GPT-4 has been severely downgraded (topic curation)

I think a lot of these issues would be so much better with clearer communication on OpenAI’s part.

  • New model released? Get specific about what was changed (they can still have the cliff notes explanation of updates for non-power users).
  • Make it clear what model version was used for each response, and which API model that corresponds to.
  • Allow users to see what the conversation context is. Maybe even allow them to edit it.
  • Provide greater transparency about the inner workings of both the GPT-4 model and how ChatGPT interfaces with it and is built around it.
  • OpenAI should be running their own longitudinal performance benchmarking (and publishing the results) with each model version they release.
2 Likes

I will probably delete it as I am using it only to test the custom instructions, the AI just told me «As an AI language model, I don’t have emotions or feelings, so I don’t experience any emotions or feelings when thinking about your custom instructions.» so it can think (semantically)… the AI can say he is thinking therefore I should not be punished when I am using the term… (in this context punish is when I receive any «As an AI» statement)… so I will admit I got confused when I got this one (earlier in the same conversation): «As an AI language model, my primary goal is to meet your preferences and provide helpful and relevant information» :sweat_smile:

I can’t speak about its coding capbilities, but its narrative writing capabilities have definitely been affected. When, for months, my prompt worked a certain way and then suddenly almost always works in a completely different way (apart from a couple of days of normal outputs in between) then you can’t honestly claim there is no change in the way the model is working.

I know I mentioned a workaround earlier, but the outputs are too meandering using that wording. I had finetuned my prompt to find the perfect balance of descriptive writing and plot, and it’s frustrating that I have to keep adjusting it to get anything close to what I was getting before.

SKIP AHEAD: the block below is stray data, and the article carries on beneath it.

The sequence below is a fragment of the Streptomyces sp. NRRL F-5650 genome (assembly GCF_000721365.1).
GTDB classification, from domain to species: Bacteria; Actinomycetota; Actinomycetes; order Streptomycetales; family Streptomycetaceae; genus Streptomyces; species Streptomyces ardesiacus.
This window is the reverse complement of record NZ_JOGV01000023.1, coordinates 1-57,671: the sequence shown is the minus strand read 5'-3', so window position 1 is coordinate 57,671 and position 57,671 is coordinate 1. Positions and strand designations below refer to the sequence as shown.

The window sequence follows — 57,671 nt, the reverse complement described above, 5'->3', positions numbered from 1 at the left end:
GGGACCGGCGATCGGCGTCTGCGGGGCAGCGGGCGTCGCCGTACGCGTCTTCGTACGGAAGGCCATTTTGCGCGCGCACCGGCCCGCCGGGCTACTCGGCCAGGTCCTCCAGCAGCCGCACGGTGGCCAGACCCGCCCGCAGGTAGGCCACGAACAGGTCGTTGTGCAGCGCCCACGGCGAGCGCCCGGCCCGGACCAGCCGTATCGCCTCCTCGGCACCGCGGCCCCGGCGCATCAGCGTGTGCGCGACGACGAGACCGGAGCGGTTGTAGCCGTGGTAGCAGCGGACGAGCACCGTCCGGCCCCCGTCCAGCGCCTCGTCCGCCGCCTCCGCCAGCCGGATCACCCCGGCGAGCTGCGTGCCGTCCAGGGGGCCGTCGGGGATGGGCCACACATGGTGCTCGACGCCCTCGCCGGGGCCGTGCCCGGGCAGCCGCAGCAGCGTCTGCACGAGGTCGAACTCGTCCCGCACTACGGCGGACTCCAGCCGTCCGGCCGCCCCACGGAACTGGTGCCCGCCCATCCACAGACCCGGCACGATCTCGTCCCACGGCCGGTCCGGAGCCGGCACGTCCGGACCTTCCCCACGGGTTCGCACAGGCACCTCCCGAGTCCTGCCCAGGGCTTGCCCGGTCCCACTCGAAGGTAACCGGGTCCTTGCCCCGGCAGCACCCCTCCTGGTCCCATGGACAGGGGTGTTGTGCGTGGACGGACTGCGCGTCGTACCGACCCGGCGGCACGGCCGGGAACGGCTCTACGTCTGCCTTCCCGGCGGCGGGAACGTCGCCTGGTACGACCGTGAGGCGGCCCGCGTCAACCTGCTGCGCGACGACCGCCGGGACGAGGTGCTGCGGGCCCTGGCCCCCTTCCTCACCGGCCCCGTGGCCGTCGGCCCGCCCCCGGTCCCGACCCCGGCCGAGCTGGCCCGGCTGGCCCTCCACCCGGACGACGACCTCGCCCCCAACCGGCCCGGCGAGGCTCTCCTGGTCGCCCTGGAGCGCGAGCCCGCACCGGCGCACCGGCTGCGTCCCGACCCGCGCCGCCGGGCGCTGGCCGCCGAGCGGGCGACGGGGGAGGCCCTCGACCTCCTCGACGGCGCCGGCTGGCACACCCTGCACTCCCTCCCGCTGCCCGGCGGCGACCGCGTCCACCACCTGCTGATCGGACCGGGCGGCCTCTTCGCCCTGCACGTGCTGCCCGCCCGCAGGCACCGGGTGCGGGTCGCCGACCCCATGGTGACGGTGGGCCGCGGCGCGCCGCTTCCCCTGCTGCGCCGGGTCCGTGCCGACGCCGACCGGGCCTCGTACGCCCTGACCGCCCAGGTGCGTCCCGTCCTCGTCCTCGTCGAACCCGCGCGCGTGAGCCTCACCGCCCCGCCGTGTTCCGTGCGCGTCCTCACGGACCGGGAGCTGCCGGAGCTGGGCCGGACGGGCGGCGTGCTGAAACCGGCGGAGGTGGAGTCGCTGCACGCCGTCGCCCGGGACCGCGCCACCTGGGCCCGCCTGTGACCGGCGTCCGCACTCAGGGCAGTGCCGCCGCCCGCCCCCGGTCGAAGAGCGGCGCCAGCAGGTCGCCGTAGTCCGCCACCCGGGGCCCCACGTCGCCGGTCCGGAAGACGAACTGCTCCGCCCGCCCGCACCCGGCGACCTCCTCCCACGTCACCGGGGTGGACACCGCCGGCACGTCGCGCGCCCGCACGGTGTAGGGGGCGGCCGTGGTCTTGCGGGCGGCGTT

2 Likes

Where everything was fine for me a couple days ago, it’s back to garbage responses after the AUG 3 update. Not only did they introduce a bug that prevents you from using certain code, the response quality is now even worse than before the July update.

If they want to push these releases out so badly, then at least make them optional for people to try instead of forcing users to switch.

You want Beta testers? Ask your community to opt-in and leave the rest of us alone.

This is just ridiculous.

5 Likes

I agree with this. With each new update things seem to be getting worse. My ass is just waiting for the open source community to catch up, release a uncensored LLM on par with gpt-4 before its lobotomy, I can honestly say my ass will drop openai so fast. But until then we are stuck suffering at the mercy of each new update which make things worse and worse, truly a shame. I wont be surprised if in a years time gpt-4 cant create a simple hello world program lol.

3 Likes

Now even my reworded prompt, as imperfect as it already was, doesn’t work anymore. Even that is giving me the “Certainly! I can do that for you!” nonsense which affects the rest of the writing. It seems like this is intentional because they want ChatGPT to only be good enough for the most boring, generic tasks.

Feel free to share your prompt and I’ll fix it for you.

1 Like